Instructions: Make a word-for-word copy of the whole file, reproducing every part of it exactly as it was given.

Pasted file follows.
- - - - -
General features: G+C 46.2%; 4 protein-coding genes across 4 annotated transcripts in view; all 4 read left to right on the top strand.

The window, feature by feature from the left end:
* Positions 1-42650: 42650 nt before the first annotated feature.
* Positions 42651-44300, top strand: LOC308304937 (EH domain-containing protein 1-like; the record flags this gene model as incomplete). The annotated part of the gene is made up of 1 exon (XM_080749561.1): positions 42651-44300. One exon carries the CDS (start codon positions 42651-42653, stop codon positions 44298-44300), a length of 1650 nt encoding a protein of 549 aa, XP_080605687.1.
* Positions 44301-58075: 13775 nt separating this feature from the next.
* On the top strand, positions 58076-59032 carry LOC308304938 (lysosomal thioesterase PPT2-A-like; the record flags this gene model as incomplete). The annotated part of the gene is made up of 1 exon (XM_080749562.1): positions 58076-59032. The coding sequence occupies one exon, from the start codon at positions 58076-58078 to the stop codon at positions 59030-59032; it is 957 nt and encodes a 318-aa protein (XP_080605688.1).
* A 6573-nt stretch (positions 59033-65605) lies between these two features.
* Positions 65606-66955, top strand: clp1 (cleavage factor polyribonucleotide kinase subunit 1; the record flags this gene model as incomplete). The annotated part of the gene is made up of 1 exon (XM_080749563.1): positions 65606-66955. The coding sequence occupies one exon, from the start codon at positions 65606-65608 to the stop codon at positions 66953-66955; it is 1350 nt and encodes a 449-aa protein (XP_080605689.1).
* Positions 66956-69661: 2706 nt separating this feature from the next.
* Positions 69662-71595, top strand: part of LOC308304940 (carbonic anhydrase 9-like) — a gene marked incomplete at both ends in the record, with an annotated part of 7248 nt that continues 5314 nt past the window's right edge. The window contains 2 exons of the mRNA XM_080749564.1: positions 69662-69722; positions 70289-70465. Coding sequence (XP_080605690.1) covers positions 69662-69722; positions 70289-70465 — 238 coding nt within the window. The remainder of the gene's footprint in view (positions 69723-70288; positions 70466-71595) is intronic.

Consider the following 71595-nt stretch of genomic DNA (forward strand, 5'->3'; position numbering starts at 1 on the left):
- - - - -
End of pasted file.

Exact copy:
General features: G+C 46.2%; 4 protein-coding genes across 4 annotated transcripts in view; all 4 read left to right on the top strand.

The window, feature by feature from the left end:
* Positions 1-42650: 42650 nt before the first annotated feature.
* Positions 42651-44300, top strand: LOC308304937 (EH domain-containing protein 1-like; the record flags this gene model as incomplete). The annotated part of the gene is made up of 1 exon (XM_080749561.1): positions 42651-44300. One exon carries the CDS (start codon positions 42651-42653, stop codon positions 44298-44300), a length of 1650 nt encoding a protein of 549 aa, XP_080605687.1.
* Positions 44301-58075: 13775 nt separating this feature from the next.
* On the top strand, positions 58076-59032 carry LOC308304938 (lysosomal thioesterase PPT2-A-like; the record flags this gene model as incomplete). The annotated part of the gene is made up of 1 exon (XM_080749562.1): positions 58076-59032. The coding sequence occupies one exon, from the start codon at positions 58076-58078 to the stop codon at positions 59030-59032; it is 957 nt and encodes a 318-aa protein (XP_080605688.1).
* A 6573-nt stretch (positions 59033-65605) lies between these two features.
* Positions 65606-66955, top strand: clp1 (cleavage factor polyribonucleotide kinase subunit 1; the record flags this gene model as incomplete). The annotated part of the gene is made up of 1 exon (XM_080749563.1): positions 65606-66955. The coding sequence occupies one exon, from the start codon at positions 65606-65608 to the stop codon at positions 66953-66955; it is 1350 nt and encodes a 449-aa protein (XP_080605689.1).
* Positions 66956-69661: 2706 nt separating this feature from the next.
* Positions 69662-71595, top strand: part of LOC308304940 (carbonic anhydrase 9-like) — a gene marked incomplete at both ends in the record, with an annotated part of 7248 nt that continues 5314 nt past the window's right edge. The window contains 2 exons of the mRNA XM_080749564.1: positions 69662-69722; positions 70289-70465. Coding sequence (XP_080605690.1) covers positions 69662-69722; positions 70289-70465 — 238 coding nt within the window. The remainder of the gene's footprint in view (positions 69723-70288; positions 70466-71595) is intronic.

Consider the following 71595-nt stretch of genomic DNA (forward strand, 5'->3'; position numbering starts at 1 on the left):